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    Former rivals Nash Racela, Jamike Jarin believe Aldin Ayo will rise again

    Sep 10, 2020

    HEATED as their duels were before, coaches Nash Racela and Jamike Jarin couldn't help but feel saddened with the turn of events that has befallen former University of Santo Tomas mentor Aldin Ayo.

    "We feel for coach Aldin, but at the same time, we trust the decision process of the UAAP," said Racela.

    Jarin agreed, saying, "Of course, I can't help but feel sad for coach Aldin. Syempre you don’t want to see any coach to be in that situation."

    UAAP slapped an indefinite ban on Ayo on Wednesday after the investigation from the UST's fact-finding committee pinpointed him as the one responsible for the Growling Tigers' trainings in Capuy, Sorsogon as early as mid-June.

    It was a shocking turn of events for the 42-year old bench tactician, who was deemed as one of the upcoming young coaches in Philippine basketball.

    And Racela and Jarin know him all too well.

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    Ayo found his first rival in Jarin back in the NCAA where the two bench tacticians steered the ship for Letran and San Beda, respectively, back in 2015.

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    The two met in the NCAA Season 91 Finals, where the Knights edged the Red Lions in a classic three-game series.

    Ayo soon bolted to the UAAP when he signed with La Salle.

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    Jarin followed a year later when National University hired him in 2017 to rekindle their flame, this time in the UAAP.

    Racela, meanwhile, immediately got to know Ayo when Far Eastern University and La Salle got into a skirmish during a tuneup game back in 2016 in the leadup to UAAP Season 79.


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    Since then, games between the Tamaraws and Ayo's teams, whether it be the Green Archers or the Growling Tigers, were easily must-watch battles.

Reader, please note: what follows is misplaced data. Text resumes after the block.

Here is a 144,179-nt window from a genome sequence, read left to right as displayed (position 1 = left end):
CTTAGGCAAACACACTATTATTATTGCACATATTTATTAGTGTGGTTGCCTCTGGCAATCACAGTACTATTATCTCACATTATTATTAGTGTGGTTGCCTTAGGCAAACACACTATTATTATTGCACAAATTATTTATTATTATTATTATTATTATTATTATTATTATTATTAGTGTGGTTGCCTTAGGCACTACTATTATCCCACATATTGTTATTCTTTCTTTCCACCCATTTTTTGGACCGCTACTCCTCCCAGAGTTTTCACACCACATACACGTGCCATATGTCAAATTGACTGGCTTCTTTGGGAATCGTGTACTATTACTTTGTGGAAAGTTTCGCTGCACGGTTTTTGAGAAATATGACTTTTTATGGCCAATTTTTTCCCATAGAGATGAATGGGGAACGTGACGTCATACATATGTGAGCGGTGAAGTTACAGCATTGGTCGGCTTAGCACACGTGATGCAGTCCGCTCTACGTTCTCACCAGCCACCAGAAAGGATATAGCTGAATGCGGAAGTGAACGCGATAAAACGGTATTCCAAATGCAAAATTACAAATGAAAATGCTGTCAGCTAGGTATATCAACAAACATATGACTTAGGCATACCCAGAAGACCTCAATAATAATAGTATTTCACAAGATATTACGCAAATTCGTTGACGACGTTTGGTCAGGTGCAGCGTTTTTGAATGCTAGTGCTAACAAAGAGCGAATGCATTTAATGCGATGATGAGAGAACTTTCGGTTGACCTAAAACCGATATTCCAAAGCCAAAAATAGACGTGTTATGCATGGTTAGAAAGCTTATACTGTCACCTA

Tension-filled as those encounters were, both coaches reiterate that those are in the past now and it's all water under the bridge.

    And it needs not to be said that the coaching chess match against Ayo always brings out the best in them.

    "It was always a challenge coaching against him," said Racela.

    "I enjoyed coaching against him and we learned from each other in both the NCAA and the UAAP," said Jarin.

    It's the reason why both strategists couldn't help but sympathize with Ayo.

    "Lahat naman gusto na makabalik sa dati, na makapag-practice at makapag-prepare sa kani-kanilang tournament, may it be the UAAP, NCAA, or PBA," said Racela.

    Jarin added, "Unfortunately, because of the pandemic right now na we are not used to, we make decisions na di natin inaahasan na mapapasama. But I always believe na all coaches at any level, ang priority niyan is the welfare of their players."

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      It might take a long time for Ayo to pick himself back up from this incident, but Jarin is positive that it's only a matter of time before the Sorsogon-born coach can find a new home.

      "You can never put a good man down," said Jarin, now an assistant coach for Jack Santiago in University of the East. "He just needs to climb the ladder back up again."

      Racela, now a team consultant for FEU and the concurrent Blackwater head coach, also feels the same way.

      "Everybody deserves a second chance and I'm looking forward to seeing him coaching in the college level again," he said.
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